The plan calls for a quality of place that offers the features, amenities, and attractions necessary to retaining and attracting the talent needed to meet current and future employer needs!)

What exactly helps to elevate a community’s quality of place? Simplistically put, it’s positioning the community as a go-to choice where people want to live. Here are a couple of examples:

  • Quality Education
  • Affordable, Accessible and Quality Healthcare
  • Public Safety
  • Retail offerings that offer variety and help to keep local dollars local
  • Cleanliness
  • Attractiveness
  • And amenities and opportunities that entertain and engage, like parks and museums and the arts

When our community improves itself as a “product,” which is how outsiders often see any community, its salability is enhanced. People begin to want to be a part of it. And when they do, they most often contribute to it in the form of supporting area non-profits, doing their individual parts to keep the community clean, participate in public safety (no city can arrest its way out of crime), spend their money there and yes, they work. Rinse and repeat.

So whose job is it to make our community better? Who works to enhance the product, so-to-speak? The short answer is, it’s all of our jobs.

The Chamber doesn’t have magic fairy dust to make our community’s ills go away (but boy, do I wish we did). The police can’t keep us safe without the community’s help.  Our health system needs all of us to take care of ourselves so that access and quality are maintained. And, interestingly enough, each of us have a job to do to support our teachers in the classroom by engaging in our children’s education.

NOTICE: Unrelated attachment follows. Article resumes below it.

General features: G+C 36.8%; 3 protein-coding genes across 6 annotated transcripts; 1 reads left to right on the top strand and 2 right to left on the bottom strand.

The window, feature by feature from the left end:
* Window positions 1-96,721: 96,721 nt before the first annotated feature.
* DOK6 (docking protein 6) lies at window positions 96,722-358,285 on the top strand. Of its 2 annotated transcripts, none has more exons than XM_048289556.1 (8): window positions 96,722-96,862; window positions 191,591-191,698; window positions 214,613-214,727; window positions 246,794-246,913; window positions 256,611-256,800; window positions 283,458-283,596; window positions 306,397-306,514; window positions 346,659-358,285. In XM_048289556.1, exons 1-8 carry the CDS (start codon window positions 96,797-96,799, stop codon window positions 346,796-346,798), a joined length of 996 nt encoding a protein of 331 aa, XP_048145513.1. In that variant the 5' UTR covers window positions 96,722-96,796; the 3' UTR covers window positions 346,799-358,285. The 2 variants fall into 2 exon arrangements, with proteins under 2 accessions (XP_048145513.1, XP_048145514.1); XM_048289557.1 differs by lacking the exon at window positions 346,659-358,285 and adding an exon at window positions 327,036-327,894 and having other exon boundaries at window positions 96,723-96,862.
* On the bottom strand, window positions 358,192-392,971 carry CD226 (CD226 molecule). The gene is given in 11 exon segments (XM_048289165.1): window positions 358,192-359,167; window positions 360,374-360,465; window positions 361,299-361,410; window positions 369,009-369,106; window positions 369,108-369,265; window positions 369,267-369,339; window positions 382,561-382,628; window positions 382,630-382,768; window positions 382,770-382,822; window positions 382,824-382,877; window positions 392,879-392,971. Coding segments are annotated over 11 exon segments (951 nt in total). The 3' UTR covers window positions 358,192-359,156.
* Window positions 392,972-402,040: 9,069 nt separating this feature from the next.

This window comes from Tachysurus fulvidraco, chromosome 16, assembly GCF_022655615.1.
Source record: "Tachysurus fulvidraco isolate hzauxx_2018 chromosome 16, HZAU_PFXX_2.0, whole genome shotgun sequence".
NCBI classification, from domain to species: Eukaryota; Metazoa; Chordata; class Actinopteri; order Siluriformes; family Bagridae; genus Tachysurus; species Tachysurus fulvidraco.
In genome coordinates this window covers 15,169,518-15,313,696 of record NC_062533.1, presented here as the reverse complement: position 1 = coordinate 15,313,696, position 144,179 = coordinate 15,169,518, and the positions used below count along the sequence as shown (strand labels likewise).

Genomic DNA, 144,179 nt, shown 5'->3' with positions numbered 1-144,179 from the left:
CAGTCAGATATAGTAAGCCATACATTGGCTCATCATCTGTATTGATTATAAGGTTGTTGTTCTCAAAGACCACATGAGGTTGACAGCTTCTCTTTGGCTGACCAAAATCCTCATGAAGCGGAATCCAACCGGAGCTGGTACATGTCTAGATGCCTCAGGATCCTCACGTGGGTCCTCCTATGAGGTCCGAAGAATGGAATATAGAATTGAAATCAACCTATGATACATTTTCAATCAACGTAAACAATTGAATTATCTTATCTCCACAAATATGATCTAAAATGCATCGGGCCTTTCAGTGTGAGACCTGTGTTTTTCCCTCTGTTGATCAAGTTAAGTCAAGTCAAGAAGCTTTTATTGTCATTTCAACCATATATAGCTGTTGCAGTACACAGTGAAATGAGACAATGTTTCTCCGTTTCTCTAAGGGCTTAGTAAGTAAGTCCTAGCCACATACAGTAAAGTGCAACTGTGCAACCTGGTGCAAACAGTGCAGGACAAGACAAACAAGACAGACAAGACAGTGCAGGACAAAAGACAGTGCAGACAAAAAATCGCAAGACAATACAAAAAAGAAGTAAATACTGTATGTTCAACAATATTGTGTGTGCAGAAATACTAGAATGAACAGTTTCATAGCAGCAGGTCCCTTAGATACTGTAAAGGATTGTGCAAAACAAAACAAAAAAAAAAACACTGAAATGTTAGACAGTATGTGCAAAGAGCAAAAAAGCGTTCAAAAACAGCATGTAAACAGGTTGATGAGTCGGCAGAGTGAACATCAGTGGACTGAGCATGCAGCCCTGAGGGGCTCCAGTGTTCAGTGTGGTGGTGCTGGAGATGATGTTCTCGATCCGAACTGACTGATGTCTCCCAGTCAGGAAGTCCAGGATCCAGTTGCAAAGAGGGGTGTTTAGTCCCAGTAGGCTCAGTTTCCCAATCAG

And it doesn’t stop there. See trash? Pick it up. Have a choice on where to shop? Support your local employers (and fellow Chamber members first). You get the idea.

I remember being on a duck hunting trip a few years back with friends, in another state. We’d had lunch, and were driving back to camp. The guy driving was a visitor too.  He rolled down his truck window and chucked a big bag of trash out the window, into the ditch. I was shocked. I asked him, “why’d you do that?” His answer taught me a lesson. He said, “what difference does it make, it looks (crappy) anyway!”

He was right, but his solution certainly didn’t seem to help matters.

So while you’re celebrating the final week of National Quality of Life Month, ask yourself this: “What can I do to make our community just a little bit better place so that others can see it as I do and love it as I do?” You’d be surprised by how far that effort can go.

It matters. It matters not only to those considering investment in our already great city, but it matters to those of us already here. It gives us more reason to invest. It gives us reason to serve as an ambassador for our community when outsiders hear us talk about “home.”

Remember, first impressions are everything. Ours is outstanding, to say the least but it takes effort from all of us to keep it that way. I’d be if we try hard enough, we can always do just a little bit better.